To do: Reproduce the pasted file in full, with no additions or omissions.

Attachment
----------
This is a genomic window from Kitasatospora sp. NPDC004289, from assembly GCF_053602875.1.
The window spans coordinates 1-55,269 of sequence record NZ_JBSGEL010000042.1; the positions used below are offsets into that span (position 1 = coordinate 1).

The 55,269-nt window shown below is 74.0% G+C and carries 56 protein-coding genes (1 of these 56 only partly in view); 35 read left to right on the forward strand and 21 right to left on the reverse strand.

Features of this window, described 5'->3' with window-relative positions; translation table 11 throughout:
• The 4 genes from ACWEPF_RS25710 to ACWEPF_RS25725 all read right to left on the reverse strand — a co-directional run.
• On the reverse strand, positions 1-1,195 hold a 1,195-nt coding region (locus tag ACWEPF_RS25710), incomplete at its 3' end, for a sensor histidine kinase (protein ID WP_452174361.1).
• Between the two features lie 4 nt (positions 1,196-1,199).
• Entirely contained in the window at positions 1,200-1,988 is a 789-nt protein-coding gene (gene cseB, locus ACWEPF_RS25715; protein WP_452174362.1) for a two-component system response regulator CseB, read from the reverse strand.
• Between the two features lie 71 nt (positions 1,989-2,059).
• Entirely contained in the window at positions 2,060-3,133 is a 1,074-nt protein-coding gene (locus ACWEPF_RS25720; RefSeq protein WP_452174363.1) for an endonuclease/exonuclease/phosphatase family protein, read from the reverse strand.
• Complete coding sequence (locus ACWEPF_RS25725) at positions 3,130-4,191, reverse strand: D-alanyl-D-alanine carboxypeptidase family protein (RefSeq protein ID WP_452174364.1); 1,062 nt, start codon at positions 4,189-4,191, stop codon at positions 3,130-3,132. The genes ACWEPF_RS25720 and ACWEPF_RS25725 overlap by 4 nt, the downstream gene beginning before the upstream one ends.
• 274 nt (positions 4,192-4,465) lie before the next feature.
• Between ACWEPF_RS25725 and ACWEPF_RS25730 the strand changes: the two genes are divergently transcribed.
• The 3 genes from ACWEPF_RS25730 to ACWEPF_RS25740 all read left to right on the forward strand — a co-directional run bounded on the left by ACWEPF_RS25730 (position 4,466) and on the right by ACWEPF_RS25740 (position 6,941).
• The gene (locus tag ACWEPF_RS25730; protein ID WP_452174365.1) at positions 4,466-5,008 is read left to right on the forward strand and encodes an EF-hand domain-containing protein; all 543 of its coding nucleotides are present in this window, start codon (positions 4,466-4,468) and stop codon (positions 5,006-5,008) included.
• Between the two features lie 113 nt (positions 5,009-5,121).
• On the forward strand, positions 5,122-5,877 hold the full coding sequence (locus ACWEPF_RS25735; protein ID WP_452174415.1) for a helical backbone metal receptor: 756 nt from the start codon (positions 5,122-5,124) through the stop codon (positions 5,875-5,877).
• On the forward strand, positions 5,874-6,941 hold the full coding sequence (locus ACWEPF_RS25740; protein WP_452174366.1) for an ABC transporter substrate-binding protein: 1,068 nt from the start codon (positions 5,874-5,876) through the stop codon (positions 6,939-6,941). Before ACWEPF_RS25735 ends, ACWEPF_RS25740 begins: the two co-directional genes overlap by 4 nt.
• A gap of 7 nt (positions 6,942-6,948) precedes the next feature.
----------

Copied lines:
This is a genomic window from Kitasatospora sp. NPDC004289, from assembly GCF_053602875.1.
The window spans coordinates 1-55,269 of sequence record NZ_JBSGEL010000042.1; the positions used below are offsets into that span (position 1 = coordinate 1).

The 55,269-nt window shown below is 74.0% G+C and carries 56 protein-coding genes (1 of these 56 only partly in view); 35 read left to right on the forward strand and 21 right to left on the reverse strand.

Features of this window, described 5'->3' with window-relative positions; translation table 11 throughout:
• The 4 genes from ACWEPF_RS25710 to ACWEPF_RS25725 all read right to left on the reverse strand — a co-directional run.
• On the reverse strand, positions 1-1,195 hold a 1,195-nt coding region (locus tag ACWEPF_RS25710), incomplete at its 3' end, for a sensor histidine kinase (protein ID WP_452174361.1).
• Between the two features lie 4 nt (positions 1,196-1,199).
• Entirely contained in the window at positions 1,200-1,988 is a 789-nt protein-coding gene (gene cseB, locus ACWEPF_RS25715; protein WP_452174362.1) for a two-component system response regulator CseB, read from the reverse strand.
• Between the two features lie 71 nt (positions 1,989-2,059).
• Entirely contained in the window at positions 2,060-3,133 is a 1,074-nt protein-coding gene (locus ACWEPF_RS25720; RefSeq protein WP_452174363.1) for an endonuclease/exonuclease/phosphatase family protein, read from the reverse strand.
• Complete coding sequence (locus ACWEPF_RS25725) at positions 3,130-4,191, reverse strand: D-alanyl-D-alanine carboxypeptidase family protein (RefSeq protein ID WP_452174364.1); 1,062 nt, start codon at positions 4,189-4,191, stop codon at positions 3,130-3,132. The genes ACWEPF_RS25720 and ACWEPF_RS25725 overlap by 4 nt, the downstream gene beginning before the upstream one ends.
• 274 nt (positions 4,192-4,465) lie before the next feature.
• Between ACWEPF_RS25725 and ACWEPF_RS25730 the strand changes: the two genes are divergently transcribed.
• The 3 genes from ACWEPF_RS25730 to ACWEPF_RS25740 all read left to right on the forward strand — a co-directional run bounded on the left by ACWEPF_RS25730 (position 4,466) and on the right by ACWEPF_RS25740 (position 6,941).
• The gene (locus tag ACWEPF_RS25730; protein ID WP_452174365.1) at positions 4,466-5,008 is read left to right on the forward strand and encodes an EF-hand domain-containing protein; all 543 of its coding nucleotides are present in this window, start codon (positions 4,466-4,468) and stop codon (positions 5,006-5,008) included.
• Between the two features lie 113 nt (positions 5,009-5,121).
• On the forward strand, positions 5,122-5,877 hold the full coding sequence (locus ACWEPF_RS25735; protein ID WP_452174415.1) for a helical backbone metal receptor: 756 nt from the start codon (positions 5,122-5,124) through the stop codon (positions 5,875-5,877).
• On the forward strand, positions 5,874-6,941 hold the full coding sequence (locus ACWEPF_RS25740; protein WP_452174366.1) for an ABC transporter substrate-binding protein: 1,068 nt from the start codon (positions 5,874-5,876) through the stop codon (positions 6,939-6,941). Before ACWEPF_RS25735 ends, ACWEPF_RS25740 begins: the two co-directional genes overlap by 4 nt.
• A gap of 7 nt (positions 6,942-6,948) precedes the next feature.